Background: The purpose of this study was to evaluate the effects of anxiety disorder on preoperative physical and psychosocial measures for patients undergoing lower extremity total joint arthroplasty. It was hypothesized that patients with anxiety disorder would express higher levels of pain, worse function, and worse quality of life indices. Methods: Four hundred and four indigent patients undergoing total knee or hip arthroplasty were assessed for anxiety disorder. Patients with anxiety disorder (n=48) were compared with patients without anxiety disorder (n=356) at the univariate level for the Western Ontario and McMaster Universities (WOMAC) score, Knee Society Score, Harris Hip Score, and the Short Form- 36 (SF-36). Results: Twenty-eight (10.6%) of 265 patients who had total knee arthroplasty and 20 (14.4%) of 139 patients who had total hip arthroplasty met the criteria for anxiety disorder on the patient health questionnaire. Overall, 48 (11.9%) of 404 patients undergoing total knee or total hip arthroplasty met these criteria for anxiety disorder on the patient health questionnaire. Patients with anxiety disorder were significantly more likely to report greater levels of pain and stiffness along with lower levels of function and quality of life indices before surgery. Conclusions: The results of this study support the hypothesis that patients diagnosed with anxiety disorder before undergoing total knee arthroplasty or total hip arthroplasty would report poorer scores on physical and psychosocial measures before surgery. Recognizing how anxiety disorder relates to pain catastrophizing and fear avoidance factors may explain the mechanism for which psychological distress translates into poor function and greater pain.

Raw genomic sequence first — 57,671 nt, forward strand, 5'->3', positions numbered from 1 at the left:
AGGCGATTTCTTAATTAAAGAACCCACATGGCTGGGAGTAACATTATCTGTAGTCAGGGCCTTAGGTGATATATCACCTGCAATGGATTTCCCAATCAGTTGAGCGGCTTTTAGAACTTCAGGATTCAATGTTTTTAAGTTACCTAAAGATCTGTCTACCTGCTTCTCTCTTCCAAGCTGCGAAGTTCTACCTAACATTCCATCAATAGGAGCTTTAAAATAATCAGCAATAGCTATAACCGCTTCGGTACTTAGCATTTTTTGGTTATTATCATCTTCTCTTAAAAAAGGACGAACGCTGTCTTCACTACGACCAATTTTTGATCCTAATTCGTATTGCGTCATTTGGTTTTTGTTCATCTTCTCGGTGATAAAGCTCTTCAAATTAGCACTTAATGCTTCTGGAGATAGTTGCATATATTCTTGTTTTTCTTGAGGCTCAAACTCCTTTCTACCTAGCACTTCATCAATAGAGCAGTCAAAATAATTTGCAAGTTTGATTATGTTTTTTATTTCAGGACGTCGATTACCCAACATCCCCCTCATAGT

- Anxiety disorder
- Total joint arthroplasty
ASJC Scopus subject areas
- Orthopedics and Sports Medicine